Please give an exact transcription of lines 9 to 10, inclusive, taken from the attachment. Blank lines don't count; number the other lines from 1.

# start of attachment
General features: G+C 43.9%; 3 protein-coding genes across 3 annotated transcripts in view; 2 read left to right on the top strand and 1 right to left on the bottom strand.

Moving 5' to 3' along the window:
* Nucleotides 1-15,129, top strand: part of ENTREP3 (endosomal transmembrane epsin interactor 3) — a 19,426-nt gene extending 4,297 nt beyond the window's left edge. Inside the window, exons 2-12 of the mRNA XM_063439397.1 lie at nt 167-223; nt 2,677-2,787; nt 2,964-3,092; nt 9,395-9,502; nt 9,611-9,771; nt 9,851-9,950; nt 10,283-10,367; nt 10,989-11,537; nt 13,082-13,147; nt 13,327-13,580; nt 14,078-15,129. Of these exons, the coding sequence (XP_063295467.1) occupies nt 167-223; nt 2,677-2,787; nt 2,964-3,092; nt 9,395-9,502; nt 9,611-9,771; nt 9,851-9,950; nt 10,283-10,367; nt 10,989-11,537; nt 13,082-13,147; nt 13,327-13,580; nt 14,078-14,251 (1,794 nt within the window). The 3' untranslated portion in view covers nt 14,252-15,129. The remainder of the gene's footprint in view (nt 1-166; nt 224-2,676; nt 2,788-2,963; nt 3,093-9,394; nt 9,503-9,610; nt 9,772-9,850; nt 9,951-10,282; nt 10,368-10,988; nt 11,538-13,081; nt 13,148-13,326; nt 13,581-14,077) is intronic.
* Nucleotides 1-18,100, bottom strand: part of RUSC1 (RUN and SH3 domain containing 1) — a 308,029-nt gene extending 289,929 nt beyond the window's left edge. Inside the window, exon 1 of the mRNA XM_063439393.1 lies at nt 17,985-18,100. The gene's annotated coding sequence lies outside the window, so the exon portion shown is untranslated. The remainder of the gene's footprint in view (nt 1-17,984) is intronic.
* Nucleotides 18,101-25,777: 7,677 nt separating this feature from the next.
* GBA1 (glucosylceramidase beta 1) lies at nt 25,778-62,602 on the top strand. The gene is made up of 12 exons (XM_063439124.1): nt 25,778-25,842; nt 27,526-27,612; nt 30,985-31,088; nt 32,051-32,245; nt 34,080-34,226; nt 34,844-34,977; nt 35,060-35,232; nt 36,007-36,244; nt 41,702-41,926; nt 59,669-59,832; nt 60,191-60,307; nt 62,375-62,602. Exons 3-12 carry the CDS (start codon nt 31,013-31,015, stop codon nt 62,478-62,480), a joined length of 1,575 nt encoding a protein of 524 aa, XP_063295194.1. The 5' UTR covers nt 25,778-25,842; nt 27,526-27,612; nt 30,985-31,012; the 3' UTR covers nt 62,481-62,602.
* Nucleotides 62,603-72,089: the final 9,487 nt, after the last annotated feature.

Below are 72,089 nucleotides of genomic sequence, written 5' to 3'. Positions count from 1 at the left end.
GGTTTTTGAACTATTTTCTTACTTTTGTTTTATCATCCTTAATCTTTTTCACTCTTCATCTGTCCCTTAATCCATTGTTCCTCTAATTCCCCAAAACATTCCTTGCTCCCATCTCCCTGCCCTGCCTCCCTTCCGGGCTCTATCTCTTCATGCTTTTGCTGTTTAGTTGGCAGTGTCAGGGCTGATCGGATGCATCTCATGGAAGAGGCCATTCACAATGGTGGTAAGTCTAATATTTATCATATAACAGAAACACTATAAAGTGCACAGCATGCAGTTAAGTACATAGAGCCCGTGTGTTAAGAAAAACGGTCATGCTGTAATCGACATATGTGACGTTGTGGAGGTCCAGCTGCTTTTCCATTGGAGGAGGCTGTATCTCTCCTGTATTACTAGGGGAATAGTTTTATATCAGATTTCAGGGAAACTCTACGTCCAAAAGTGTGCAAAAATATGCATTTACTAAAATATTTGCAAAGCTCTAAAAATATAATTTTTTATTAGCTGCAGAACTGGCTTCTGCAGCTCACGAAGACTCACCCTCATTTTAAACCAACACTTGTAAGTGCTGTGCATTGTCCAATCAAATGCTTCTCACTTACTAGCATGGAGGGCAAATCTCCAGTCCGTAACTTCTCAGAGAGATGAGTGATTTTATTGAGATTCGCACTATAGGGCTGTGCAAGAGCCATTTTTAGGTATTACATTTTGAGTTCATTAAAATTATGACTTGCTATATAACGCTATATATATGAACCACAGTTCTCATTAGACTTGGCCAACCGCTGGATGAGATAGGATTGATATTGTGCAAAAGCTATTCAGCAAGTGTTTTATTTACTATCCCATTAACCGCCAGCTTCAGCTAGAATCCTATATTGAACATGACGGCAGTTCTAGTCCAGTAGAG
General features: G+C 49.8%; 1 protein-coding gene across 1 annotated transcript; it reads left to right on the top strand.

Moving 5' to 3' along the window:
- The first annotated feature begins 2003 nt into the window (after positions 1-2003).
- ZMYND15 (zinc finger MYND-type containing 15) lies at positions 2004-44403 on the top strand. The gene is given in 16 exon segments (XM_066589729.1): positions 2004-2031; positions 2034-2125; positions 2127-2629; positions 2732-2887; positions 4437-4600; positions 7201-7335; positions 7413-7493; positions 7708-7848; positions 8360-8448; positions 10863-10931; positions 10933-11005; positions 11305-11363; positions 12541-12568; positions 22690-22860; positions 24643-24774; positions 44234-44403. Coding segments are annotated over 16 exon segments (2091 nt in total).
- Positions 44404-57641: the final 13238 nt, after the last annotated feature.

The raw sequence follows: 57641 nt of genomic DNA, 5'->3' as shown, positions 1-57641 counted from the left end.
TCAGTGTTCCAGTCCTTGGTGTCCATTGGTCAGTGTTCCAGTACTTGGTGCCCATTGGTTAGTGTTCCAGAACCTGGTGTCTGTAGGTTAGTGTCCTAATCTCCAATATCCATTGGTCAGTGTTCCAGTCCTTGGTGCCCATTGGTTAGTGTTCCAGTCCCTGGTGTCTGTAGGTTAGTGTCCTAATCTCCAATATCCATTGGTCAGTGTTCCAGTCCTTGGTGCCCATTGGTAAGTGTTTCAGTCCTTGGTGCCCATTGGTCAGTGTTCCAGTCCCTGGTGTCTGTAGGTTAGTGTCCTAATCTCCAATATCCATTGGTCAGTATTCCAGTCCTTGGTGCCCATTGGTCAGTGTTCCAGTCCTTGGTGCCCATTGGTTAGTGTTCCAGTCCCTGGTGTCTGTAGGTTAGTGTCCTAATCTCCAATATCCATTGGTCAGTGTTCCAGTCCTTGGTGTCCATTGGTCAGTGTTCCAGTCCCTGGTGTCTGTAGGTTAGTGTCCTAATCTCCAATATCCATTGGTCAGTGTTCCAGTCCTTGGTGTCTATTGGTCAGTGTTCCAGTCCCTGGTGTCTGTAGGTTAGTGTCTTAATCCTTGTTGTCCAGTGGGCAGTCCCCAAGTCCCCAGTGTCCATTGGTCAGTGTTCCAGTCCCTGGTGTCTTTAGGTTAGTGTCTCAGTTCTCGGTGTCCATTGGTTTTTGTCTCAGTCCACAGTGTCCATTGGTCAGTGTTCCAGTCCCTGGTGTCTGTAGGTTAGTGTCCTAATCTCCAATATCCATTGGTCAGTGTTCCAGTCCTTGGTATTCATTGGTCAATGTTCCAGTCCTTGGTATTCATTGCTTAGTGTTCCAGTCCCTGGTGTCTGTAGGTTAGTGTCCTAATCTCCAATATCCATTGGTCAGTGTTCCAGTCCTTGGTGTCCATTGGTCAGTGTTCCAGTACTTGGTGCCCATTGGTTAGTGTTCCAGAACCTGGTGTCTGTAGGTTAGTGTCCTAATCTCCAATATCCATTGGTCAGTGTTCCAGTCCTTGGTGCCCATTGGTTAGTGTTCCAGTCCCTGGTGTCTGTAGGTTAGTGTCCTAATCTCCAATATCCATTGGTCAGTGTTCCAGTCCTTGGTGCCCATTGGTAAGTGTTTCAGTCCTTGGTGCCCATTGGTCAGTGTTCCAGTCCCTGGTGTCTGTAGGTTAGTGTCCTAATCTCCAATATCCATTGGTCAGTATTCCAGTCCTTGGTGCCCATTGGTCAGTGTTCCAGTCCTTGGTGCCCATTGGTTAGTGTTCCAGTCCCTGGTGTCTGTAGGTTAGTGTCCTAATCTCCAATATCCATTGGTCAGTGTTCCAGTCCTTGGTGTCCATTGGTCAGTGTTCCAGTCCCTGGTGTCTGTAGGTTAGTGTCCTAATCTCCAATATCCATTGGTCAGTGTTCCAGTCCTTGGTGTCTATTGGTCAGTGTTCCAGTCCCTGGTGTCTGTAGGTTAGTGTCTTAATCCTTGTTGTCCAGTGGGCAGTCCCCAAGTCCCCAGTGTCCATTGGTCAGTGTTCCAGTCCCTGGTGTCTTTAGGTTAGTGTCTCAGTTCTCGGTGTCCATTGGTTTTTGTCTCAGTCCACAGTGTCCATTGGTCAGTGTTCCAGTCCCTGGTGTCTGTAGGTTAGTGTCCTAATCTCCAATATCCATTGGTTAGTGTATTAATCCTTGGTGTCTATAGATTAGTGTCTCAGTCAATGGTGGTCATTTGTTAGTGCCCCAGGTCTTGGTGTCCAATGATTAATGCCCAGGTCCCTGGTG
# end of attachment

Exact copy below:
GGTTTTTGAACTATTTTCTTACTTTTGTTTTATCATCCTTAATCTTTTTCACTCTTCATCTGTCCCTTAATCCATTGTTCCTCTAATTCCCCAAAACATTCCTTGCTCCCATCTCCCTGCCCTGCCTCCCTTCCGGGCTCTATCTCTTCATGCTTTTGCTGTTTAGTTGGCAGTGTCAGGGCTGATCGGATGCATCTCATGGAAGAGGCCATTCACAATGGTGGTAAGTCTAATATTTATCATATAACAGAAACACTATAAAGTGCACAGCATGCAGTTAAGTACATAGAGCCCGTGTGTTAAGAAAAACGGTCATGCTGTAATCGACATATGTGACGTTGTGGAGGTCCAGCTGCTTTTCCATTGGAGGAGGCTGTATCTCTCCTGTATTACTAGGGGAATAGTTTTATATCAGATTTCAGGGAAACTCTACGTCCAAAAGTGTGCAAAAATATGCATTTACTAAAATATTTGCAAAGCTCTAAAAATATAATTTTTTATTAGCTGCAGAACTGGCTTCTGCAGCTCACGAAGACTCACCCTCATTTTAAACCAACACTTGTAAGTGCTGTGCATTGTCCAATCAAATGCTTCTCACTTACTAGCATGGAGGGCAAATCTCCAGTCCGTAACTTCTCAGAGAGATGAGTGATTTTATTGAGATTCGCACTATAGGGCTGTGCAAGAGCCATTTTTAGGTATTACATTTTGAGTTCATTAAAATTATGACTTGCTATATAACGCTATATATATGAACCACAGTTCTCATTAGACTTGGCCAACCGCTGGATGAGATAGGATTGATATTGTGCAAAAGCTATTCAGCAAGTGTTTTATTTACTATCCCATTAACCGCCAGCTTCAGCTAGAATCCTATATTGAACATGACGGCAGTTCTAGTCCAGTAGAG
General features: G+C 49.8%; 1 protein-coding gene across 1 annotated transcript; it reads left to right on the top strand.